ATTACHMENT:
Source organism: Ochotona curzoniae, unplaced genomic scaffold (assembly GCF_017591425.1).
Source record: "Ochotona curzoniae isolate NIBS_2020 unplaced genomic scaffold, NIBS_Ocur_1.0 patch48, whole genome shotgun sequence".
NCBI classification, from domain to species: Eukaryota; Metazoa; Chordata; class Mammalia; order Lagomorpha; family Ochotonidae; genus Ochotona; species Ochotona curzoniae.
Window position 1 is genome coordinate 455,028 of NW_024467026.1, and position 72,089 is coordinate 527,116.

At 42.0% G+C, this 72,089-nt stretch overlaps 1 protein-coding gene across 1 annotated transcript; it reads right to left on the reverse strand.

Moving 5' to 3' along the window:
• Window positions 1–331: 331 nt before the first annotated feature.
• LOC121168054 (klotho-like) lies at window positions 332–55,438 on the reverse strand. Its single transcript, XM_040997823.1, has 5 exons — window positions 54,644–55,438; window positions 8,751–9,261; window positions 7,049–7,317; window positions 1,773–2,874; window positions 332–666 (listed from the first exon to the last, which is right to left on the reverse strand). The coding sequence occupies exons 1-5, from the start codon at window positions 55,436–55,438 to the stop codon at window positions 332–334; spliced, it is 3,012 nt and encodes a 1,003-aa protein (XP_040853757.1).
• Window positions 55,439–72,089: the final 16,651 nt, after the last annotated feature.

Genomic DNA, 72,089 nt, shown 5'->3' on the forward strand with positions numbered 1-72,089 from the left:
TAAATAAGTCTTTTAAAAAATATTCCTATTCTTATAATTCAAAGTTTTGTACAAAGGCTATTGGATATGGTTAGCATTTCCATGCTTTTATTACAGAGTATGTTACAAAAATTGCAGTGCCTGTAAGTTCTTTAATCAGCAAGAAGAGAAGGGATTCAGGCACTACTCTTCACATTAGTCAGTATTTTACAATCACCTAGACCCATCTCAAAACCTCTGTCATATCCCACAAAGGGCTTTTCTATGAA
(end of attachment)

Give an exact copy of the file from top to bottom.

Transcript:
Source organism: Ochotona curzoniae, unplaced genomic scaffold (assembly GCF_017591425.1).
Source record: "Ochotona curzoniae isolate NIBS_2020 unplaced genomic scaffold, NIBS_Ocur_1.0 patch48, whole genome shotgun sequence".
NCBI classification, from domain to species: Eukaryota; Metazoa; Chordata; class Mammalia; order Lagomorpha; family Ochotonidae; genus Ochotona; species Ochotona curzoniae.
Window position 1 is genome coordinate 455,028 of NW_024467026.1, and position 72,089 is coordinate 527,116.

At 42.0% G+C, this 72,089-nt stretch overlaps 1 protein-coding gene across 1 annotated transcript; it reads right to left on the reverse strand.

Moving 5' to 3' along the window:
• Window positions 1–331: 331 nt before the first annotated feature.
• LOC121168054 (klotho-like) lies at window positions 332–55,438 on the reverse strand. Its single transcript, XM_040997823.1, has 5 exons — window positions 54,644–55,438; window positions 8,751–9,261; window positions 7,049–7,317; window positions 1,773–2,874; window positions 332–666 (listed from the first exon to the last, which is right to left on the reverse strand). The coding sequence occupies exons 1-5, from the start codon at window positions 55,436–55,438 to the stop codon at window positions 332–334; spliced, it is 3,012 nt and encodes a 1,003-aa protein (XP_040853757.1).
• Window positions 55,439–72,089: the final 16,651 nt, after the last annotated feature.

Genomic DNA, 72,089 nt, shown 5'->3' on the forward strand with positions numbered 1-72,089 from the left:
TAAATAAGTCTTTTAAAAAATATTCCTATTCTTATAATTCAAAGTTTTGTACAAAGGCTATTGGATATGGTTAGCATTTCCATGCTTTTATTACAGAGTATGTTACAAAAATTGCAGTGCCTGTAAGTTCTTTAATCAGCAAGAAGAGAAGGGATTCAGGCACTACTCTTCACATTAGTCAGTATTTTACAATCACCTAGACCCATCTCAAAACCTCTGTCATATCCCACAAAGGGCTTTTCTATGAA